Tanzania Among Nations Hiding Corruption in ‘Militarization of State’?



By Jaston Binala.


ActionAid, the international non-governmental organization working against poverty and injustice in the world  has said “Militarisation of state actions and state capture” are linked to covering up corruption. And the NGO has listed Tanzania among African countries displaying the militancy and State Capture.

State capture is a type of systemic political corruption in which private interest significantly influences state decision-making processes for private advantage through unobvious channels which may not be illegal.

In a recent presentation in Dar es Salaam, Tanzania, the Director of Programs  at  ActionAid Uganda, Harriet Robinah Gimbo, identified five manifestations of corruption in a country, including militarization of state actions and state capture.

The Director said Zambia, Uganda, Tanzania and Kenya were countries in this part of Africa which displayed these manifestations of corruption. She identified other manifestations of corruption in a country as Weak institutions especially where governments have shown stronger executive branch and weak legislature; Non progressive and draconian legislation that constrains civic space and engagement ( e.g. Public order Management acts passed by African countries).

Ms Gimbo identified other pointers of  existence of corruption  in a system as Shrinking of political space for civic engagement to disable engagement, critics and activists.


Director of Programs at ActionAid Uganda, Harriet Robinah Gimbo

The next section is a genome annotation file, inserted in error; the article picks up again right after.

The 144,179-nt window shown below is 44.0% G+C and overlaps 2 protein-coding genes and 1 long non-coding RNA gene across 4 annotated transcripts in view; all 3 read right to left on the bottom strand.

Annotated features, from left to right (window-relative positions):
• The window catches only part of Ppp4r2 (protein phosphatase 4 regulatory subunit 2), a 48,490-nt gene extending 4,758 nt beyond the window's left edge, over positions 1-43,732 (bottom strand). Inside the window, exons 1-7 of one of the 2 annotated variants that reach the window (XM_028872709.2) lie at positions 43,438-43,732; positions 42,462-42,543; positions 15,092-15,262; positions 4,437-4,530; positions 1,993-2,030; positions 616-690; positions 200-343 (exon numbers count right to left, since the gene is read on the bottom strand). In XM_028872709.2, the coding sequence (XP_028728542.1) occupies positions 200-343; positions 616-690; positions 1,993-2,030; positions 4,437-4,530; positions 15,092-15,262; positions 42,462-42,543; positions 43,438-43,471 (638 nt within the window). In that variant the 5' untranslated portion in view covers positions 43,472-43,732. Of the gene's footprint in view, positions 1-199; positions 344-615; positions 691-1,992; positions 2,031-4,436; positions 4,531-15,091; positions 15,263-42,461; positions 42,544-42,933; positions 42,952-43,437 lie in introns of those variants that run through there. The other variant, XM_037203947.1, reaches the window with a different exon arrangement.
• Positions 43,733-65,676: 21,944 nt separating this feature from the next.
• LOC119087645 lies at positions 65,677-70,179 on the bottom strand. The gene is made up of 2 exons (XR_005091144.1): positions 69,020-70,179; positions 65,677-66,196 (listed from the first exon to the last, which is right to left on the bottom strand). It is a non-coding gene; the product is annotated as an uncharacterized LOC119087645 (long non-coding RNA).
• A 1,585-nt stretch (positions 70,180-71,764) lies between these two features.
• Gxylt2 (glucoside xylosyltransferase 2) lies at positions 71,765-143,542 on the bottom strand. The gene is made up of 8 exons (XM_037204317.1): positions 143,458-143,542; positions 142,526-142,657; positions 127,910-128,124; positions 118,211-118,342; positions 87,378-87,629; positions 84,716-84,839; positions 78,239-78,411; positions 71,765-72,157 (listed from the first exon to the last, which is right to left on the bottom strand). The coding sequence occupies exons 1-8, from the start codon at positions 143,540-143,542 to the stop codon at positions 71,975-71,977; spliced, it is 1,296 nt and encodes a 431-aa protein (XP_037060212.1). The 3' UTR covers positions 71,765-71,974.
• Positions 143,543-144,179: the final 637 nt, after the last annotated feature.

“Many public officials have resorted to campaigning for re-election/long stay in/to offices as a conduit for acquisition of resources and seemingly “immunity” from prosecution; Uganda, Zambia, Burundi, Zimbabwe are examples,” she said, adding that Transparency International had also found out that 40 out of 46 countries in Sub Saharan Africa showed serious corruption problems.

“Uganda, Angola and Burundi revealed failure to prosecute corrupt public officials on one hand and reprimanded citizens who speak out against corruption,”  she said.

But the problem should not be construed to be only in public service. The private sector was equality a cause of concern.

“Many countries that seem friends of Africa have bad records overseas as confirmed by the Panama Papers (April 2016) of Oil companies, Foreign investors who dodge tax, negotiate for tax holidays, hiding assets among others,” the Director said.

She identified main causes of corruption as Poverty, Poor enforcement of laws, Bad governance, Unemployment and illiteracy and called on all countries to build resilience to fight against the vise “as we do for climate change, or emergency and other areas.”

“Explore utilization of the Western governments to force greater accountability and transparency for countries that receive significant foreign aid characteristic of African countries,” she said adding that it would also benefit the fight  against corruption by “building citizen agency/activism to speak out and demand for accountability from leaders…and by  encouraging whistleblowing at all levels and finding ways of protecting whistle-blowers.”